John Gittings

Trident and the British Election
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To Fire or not to Fire


Is it going to be possible to have a rational discussion about Trident and nuclear policy during this general election?  We certainly need one as the bellicose sounds and war manoeuvres on and around the Korean Peninsula remind us, but the chances are not promising. A good place to start is by looking at Jeremy Corbyn's response to questions about his nuclear defence strategy in a recent interview (The Andrew Marr Show, BBC1, 23 April), which drew instant accusations that he was undermining the security of the United Kingdom.  Since the issues which he raised were barely reported, it is worth going back to the original text:

   First Corbyn was asked by Marr, on the assumption that he might become Prime Minister, what he would say in the so-called Letters of Last Resort, when he would have to "write four letters to the captains of Britain’s nuclear submarines telling them, instructing them what to do if this country’s attacked in a nuclear strike."  After Marr had pressed the point, Corbyn replied that he would give "a strict instruction, follow orders when given."   To which Marr responded:  "So you don’t tell them to fire or not to fire. They don’t know what to do."

   It does not look as if Corbyn had been adequately prepared for this question: the point about the Letters of Last Resort is that they should only be opened if there is no longer anyone left in the government to give "orders". But he went on to say that it would be a disaster for the world if nuclear weapons were ever used, and we can assume that Corbyn as Prime Minister would instruct the sub. commanders not to add more devastation to a nuclear war that had already begun. In the language of nuclear deterrence (and we should not balk at using it) the deterrent would have failed to deter, and therefore there would be no point in using it.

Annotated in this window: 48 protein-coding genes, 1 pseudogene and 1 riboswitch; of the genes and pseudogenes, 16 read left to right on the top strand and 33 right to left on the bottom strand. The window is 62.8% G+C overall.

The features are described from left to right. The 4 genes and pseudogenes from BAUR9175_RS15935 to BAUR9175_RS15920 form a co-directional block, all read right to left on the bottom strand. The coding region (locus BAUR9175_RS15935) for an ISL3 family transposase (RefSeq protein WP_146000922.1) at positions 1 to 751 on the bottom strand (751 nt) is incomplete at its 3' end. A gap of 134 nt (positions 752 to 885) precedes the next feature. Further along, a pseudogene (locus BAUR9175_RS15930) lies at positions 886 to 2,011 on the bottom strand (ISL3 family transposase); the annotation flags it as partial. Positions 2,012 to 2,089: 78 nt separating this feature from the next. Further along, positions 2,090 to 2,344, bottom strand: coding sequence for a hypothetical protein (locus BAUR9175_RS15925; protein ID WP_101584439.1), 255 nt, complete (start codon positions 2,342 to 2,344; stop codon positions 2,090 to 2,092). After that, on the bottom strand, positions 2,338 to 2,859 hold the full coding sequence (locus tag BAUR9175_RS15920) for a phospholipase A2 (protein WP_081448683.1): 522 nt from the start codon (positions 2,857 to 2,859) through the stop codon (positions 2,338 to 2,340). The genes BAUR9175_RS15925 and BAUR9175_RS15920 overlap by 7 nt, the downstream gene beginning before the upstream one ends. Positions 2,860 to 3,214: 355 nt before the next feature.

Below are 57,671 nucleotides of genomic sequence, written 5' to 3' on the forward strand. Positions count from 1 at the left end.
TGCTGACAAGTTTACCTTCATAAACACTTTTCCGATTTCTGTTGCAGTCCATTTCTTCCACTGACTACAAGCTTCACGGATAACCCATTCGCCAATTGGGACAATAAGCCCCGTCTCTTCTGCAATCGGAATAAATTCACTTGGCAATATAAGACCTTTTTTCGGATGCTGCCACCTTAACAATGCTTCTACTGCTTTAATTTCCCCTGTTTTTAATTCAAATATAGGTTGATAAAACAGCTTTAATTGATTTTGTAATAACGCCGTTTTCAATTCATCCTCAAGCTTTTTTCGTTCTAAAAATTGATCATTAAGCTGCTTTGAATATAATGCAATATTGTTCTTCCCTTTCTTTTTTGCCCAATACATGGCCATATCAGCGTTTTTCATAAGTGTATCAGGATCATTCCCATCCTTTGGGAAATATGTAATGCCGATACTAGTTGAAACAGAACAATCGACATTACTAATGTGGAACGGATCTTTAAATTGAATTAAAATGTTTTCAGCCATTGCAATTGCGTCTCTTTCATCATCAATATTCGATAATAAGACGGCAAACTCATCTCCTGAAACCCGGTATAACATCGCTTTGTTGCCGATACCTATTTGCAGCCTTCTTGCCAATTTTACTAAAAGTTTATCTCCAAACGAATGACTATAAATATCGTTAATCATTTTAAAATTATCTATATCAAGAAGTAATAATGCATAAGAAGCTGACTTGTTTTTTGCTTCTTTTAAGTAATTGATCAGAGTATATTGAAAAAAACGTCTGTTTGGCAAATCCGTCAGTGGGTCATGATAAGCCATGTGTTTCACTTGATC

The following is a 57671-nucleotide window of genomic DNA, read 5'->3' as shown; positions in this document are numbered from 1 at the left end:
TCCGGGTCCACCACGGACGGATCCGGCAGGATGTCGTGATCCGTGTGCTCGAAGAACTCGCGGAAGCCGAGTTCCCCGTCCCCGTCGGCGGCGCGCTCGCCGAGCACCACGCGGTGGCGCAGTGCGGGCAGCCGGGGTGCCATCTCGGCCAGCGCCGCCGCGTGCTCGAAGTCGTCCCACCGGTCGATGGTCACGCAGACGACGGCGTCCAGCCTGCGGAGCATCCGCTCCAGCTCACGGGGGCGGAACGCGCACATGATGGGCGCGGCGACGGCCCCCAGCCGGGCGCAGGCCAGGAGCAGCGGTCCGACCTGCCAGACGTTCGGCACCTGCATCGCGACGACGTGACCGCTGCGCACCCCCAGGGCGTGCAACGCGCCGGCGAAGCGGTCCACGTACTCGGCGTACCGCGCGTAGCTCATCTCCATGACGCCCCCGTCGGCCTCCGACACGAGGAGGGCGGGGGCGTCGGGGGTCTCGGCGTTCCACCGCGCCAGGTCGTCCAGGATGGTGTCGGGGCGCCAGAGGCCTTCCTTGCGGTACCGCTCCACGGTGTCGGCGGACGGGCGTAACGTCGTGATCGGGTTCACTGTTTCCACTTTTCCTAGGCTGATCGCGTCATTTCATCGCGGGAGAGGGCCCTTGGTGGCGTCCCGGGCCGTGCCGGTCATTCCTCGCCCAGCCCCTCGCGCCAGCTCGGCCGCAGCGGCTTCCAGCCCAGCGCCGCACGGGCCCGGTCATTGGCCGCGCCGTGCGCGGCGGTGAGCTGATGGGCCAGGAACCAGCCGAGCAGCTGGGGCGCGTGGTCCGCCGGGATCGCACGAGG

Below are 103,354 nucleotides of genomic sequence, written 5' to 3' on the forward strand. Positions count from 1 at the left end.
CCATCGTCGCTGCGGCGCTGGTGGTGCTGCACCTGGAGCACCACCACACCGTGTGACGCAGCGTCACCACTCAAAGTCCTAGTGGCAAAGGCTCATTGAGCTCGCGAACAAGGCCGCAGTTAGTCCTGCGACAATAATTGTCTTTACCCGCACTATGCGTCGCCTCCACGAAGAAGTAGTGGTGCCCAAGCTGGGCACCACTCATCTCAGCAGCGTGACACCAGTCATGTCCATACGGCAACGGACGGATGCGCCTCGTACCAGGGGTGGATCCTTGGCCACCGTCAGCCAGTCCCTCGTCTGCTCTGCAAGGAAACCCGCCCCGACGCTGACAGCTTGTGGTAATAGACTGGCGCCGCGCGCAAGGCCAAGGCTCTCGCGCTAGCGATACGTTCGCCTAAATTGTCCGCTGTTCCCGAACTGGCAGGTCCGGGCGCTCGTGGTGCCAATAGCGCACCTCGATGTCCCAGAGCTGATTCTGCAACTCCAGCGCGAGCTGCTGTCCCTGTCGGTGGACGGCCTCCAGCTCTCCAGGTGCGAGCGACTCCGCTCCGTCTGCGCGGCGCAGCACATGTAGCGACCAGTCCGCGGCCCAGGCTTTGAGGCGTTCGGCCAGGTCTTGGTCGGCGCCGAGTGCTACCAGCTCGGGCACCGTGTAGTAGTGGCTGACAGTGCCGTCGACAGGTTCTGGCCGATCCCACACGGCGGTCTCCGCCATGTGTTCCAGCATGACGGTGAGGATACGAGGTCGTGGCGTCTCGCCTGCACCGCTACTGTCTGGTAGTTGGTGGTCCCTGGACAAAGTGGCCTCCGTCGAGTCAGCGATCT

Alternatively, Corbyn could have said quite reasonably that the contents of the Letters of Last Resort have always been secret and he was not going to break the convention in advance, even if he decided to do so once in office. (Again, it looks as if he had not been properly briefed on this).  At least we might have expected Andrew Marr to ask Theresa May what she had put in those letters, and to press the point as sharply (but of course he didn't when he interviewed her a week later).

    But Corbyn was quite clear on two points in this discussion, first that he advocates a policy of no-first-use of nuclear weapons, and second that Trident will be included in a Strategic Defence Review if Labour forms a government.  It will come as no surprise that his Tory critics while condemning Corbyn failed to address the no-first-use question specifically.  For to denounce no-first-use would require reminding people that it is the official policy of the UK (and its NATO allies) not to rule out using nuclear weapons first, even in the event of a non-nuclear attack against them. The only nuclear countries to declare a policy of no-first-use are China and India, although it is interesting to recall an attempt by Germany in 1998, with some support from Canada, to challenge NATO policy. Not surprisingly, its no-first-use proposal was quickly slapped down by the US, the UK and France.

   On the question of a Strategic Defence Review, Corbyn pointed out that an incoming government often has one. Again, he could have been clearer by acknowledging that current Labour policy supports Trident, but that this will be subject to review. New governments are entitled after all to review the policies they have inherited and there is no reason why the nuclear weapons programme should be exempt -- though it too often has been.

   This is no academic debate. On Good Friday I switched on Radio 4 and heard a cheery voice asking "Are we about to see the start of World War Three"? (it was a trailer for Any Answers).  But this is a debate where we have to work hard, and be well informed, if it is to be raised above the level of ignorance and polemics.

Commentary for Oxford CND Newsletter, May 2017.